Prescribed drugs are a main source for those who use opioids recreationally: drug diversion occurs via theft, prescription forgery, and ‘Dr Shopping’ [8]. One American study found that in 2010, 60% of abused opioids were obtained directly or indirectly through a doctor’s prescription [9].  In Canada, a study of youth in grades 7-12 in Ontario found that 14% had used prescription opioids recreationally in the past year, and most (67%) of them had obtained the opioids from someone within the home; those students also ranked opioids as the fourth easiest drug to obtain (following alcohol, cigarettes, and cannabis) [10].  A Toronto study of opioid users entering detox treatment found that 37% obtained their drugs through doctor’s prescriptions, 26% from both a prescription and street dealings, and 21% from street sources only [11].

The links between physician-prescribing of opioids and increased overdoses has led many to argue that we need to start prescribing less and monitor more. Many voices, both within and outside the medical community, are suggesting we start limiting opioid prescriptions by basing prescriptions on physical functionality rather than reported pain levels and emphasizing alternative forms of chronic pain management, or that we increase opioid-safety by screening patients for high-risk of dependency or co-prescribing naloxone with opioids [12, 13].

In an effort to reduce the harm of this opioid explosion, organizations have started distributing naloxone to people who use these drugs. Naloxone is an antagonist that blocks the effects of opiates and reverses the effects of an overdose. Through these programs, naloxone vials are given to opioid users and their friends or family members so that they have it on hand in case of an overdose emergency. Think of it as the opioid-EpiPen: upon injection, it quickly bumps opioids out of their neural receptors for about 45 minutes, giving the person time to regain consciousness and access medical care. The earliest program started in Edmonton in 2005, and since then many other provinces and municipalities have launched their own.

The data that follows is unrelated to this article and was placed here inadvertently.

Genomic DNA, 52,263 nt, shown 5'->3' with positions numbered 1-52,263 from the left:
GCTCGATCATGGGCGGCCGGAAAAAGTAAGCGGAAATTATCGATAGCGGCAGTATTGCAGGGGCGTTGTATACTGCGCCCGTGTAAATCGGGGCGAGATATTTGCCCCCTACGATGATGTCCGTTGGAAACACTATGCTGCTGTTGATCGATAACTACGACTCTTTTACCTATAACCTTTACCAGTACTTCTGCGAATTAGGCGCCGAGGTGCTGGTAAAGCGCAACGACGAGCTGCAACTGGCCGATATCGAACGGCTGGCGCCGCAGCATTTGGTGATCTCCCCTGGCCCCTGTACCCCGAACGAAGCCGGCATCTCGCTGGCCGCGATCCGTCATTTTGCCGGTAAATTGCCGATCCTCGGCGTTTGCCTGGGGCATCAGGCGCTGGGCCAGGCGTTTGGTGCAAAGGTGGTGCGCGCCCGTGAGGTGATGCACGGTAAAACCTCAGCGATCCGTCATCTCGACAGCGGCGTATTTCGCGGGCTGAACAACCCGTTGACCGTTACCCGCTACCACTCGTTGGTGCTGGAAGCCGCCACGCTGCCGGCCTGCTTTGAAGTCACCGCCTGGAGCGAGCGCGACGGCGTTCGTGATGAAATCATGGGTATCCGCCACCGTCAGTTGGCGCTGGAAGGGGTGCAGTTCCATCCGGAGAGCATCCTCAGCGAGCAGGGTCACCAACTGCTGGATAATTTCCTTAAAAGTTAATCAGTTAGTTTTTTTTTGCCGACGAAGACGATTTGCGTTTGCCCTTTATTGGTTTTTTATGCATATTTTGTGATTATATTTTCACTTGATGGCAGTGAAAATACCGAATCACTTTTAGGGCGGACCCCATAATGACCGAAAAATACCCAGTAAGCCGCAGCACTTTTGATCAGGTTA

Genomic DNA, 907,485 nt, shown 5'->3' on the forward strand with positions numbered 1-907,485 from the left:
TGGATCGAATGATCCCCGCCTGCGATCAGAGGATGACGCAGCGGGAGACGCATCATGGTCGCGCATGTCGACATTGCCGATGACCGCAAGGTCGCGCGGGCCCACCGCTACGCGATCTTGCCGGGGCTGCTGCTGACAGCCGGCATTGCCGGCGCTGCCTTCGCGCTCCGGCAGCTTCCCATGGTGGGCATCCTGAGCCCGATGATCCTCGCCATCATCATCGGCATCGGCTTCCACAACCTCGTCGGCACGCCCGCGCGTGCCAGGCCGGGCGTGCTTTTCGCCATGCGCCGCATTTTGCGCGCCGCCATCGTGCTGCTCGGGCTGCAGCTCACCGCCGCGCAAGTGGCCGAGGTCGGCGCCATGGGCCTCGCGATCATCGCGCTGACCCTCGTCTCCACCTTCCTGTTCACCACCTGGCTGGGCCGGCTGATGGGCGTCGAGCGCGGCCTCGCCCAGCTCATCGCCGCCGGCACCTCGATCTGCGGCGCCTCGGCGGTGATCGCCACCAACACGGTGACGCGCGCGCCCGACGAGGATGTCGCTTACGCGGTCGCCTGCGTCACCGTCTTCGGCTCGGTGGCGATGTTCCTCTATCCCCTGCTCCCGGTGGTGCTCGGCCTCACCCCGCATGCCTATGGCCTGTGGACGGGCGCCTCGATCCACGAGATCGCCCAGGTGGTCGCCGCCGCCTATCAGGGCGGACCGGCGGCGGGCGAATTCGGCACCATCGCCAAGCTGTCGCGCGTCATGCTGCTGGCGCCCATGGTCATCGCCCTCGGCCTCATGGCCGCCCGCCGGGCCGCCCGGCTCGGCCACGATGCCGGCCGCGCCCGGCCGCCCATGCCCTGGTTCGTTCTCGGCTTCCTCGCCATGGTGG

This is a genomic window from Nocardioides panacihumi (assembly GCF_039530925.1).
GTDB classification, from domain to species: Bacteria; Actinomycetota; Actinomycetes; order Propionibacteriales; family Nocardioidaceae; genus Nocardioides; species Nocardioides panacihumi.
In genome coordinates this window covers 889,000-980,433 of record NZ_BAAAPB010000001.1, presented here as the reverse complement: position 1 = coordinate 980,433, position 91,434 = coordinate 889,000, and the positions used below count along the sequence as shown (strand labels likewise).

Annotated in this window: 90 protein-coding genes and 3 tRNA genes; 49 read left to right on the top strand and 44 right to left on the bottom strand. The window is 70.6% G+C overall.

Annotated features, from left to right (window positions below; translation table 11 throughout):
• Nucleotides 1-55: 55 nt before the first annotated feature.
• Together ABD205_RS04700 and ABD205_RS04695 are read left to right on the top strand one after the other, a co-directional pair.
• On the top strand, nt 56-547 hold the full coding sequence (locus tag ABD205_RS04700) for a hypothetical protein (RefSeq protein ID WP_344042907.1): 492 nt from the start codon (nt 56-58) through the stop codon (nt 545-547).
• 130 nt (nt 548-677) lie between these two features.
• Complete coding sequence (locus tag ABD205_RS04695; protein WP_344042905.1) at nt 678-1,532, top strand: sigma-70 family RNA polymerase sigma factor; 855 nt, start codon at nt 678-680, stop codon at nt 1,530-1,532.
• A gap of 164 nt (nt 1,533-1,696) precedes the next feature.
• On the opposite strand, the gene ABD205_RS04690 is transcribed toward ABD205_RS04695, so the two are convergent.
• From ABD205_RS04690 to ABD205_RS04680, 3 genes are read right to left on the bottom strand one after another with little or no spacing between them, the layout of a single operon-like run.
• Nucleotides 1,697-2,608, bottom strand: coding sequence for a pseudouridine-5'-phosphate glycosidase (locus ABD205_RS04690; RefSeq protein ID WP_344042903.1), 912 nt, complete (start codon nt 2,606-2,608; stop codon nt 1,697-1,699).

However, opioid users who don’t hold a valid prescription are often hesitant to call 911 in the event of an overdose for fear of legal repercussions [14]. The institution of ‘Good Samaritan’ laws – which grant immunity from possession charges to people calling emergency services in the case of an overdose – could potentially quell these fears and help save lives [15].

If you use opioids, would you carry naloxone around in case of emergency? Would you call 911? The Government of Canada [16], the World Health Organization [17], and the United Nations [18] have argued for the expansion of such initiatives. But naloxone distribution could be more effective if it was bolstered by supportive changes to prescribing practices to curtail opioid availability, as well as changes to drug laws that would protect those who use them without a prescription from persecution in the event of an emergency.

 

References

[1] International Narcotics Control Board. (2013). Annual Report. Retrieved from: https://www.incb.org/incb/en/publications/annual-reports/annual-report.html

[2] The Canadian Tobacco, Alcohol and Drugs Survey (CTADS) (2013). Health Canada. Retrieved from: http://healthycanadians.gc.ca/science-research-sciences-recherches/data-donnees/ctads-ectad/summary-sommaire-2013-eng.php

[3] Dowell, Deborah, Kunins, Hillary V., & Farley, Thomas A. (2013). Opioid Analgesics—Risky Drugs, Not Risky Patients. JAMA, 309(21): 2219-2220. doi:10.1001/jama.2013.5794.

[4] Gomes, Tara (2014). Trends in high-dose opioid prescribing in Canada. Canadian Family Physician, 60(9): 826-832.

[5] Fischer, B., De Leo, J.A., Allard, C., Firestone-Cruz,M., Patra, J., & Rehm, J. (2009). Exploring drug sourcing among regular prescription opioid users in Canada: Data from Toronto and Victoria. Canadian Journal of Criminology and Criminal Justice, 51: 55–72.